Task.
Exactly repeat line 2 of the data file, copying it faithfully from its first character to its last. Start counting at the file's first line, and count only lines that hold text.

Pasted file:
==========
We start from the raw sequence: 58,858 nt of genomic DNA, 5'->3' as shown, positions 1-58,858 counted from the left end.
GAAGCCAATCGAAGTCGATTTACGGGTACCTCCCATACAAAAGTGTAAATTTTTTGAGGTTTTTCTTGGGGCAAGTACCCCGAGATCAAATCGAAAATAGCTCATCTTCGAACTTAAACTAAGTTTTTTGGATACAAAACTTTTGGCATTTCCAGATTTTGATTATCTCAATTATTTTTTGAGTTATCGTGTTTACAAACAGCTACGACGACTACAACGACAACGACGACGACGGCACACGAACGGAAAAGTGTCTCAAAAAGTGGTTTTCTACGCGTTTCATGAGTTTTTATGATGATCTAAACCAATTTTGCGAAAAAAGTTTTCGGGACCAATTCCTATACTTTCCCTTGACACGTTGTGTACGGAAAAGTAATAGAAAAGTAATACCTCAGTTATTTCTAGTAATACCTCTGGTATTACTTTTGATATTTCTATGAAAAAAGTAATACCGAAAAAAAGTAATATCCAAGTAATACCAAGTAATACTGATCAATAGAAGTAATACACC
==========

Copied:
GAAGCCAATCGAAGTCGATTTACGGGTACCTCCCATACAAAAGTGTAAATTTTTTGAGGTTTTTCTTGGGGCAAGTACCCCGAGATCAAATCGAAAATAGCTCATCTTCGAACTTAAACTAAGTTTTTTGGATACAAAACTTTTGGCATTTCCAGATTTTGATTATCTCAATTATTTTTTGAGTTATCGTGTTTACAAACAGCTACGACGACTACAACGACAACGACGACGACGGCACACGAACGGAAAAGTGTCTCAAAAAGTGGTTTTCTACGCGTTTCATGAGTTTTTATGATGATCTAAACCAATTTTGCGAAAAAAGTTTTCGGGACCAATTCCTATACTTTCCCTTGACACGTTGTGTACGGAAAAGTAATAGAAAAGTAATACCTCAGTTATTTCTAGTAATACCTCTGGTATTACTTTTGATATTTCTATGAAAAAAGTAATACCGAAAAAAAGTAATATCCAAGTAATACCAAGTAATACTGATCAATAGAAGTAATACACC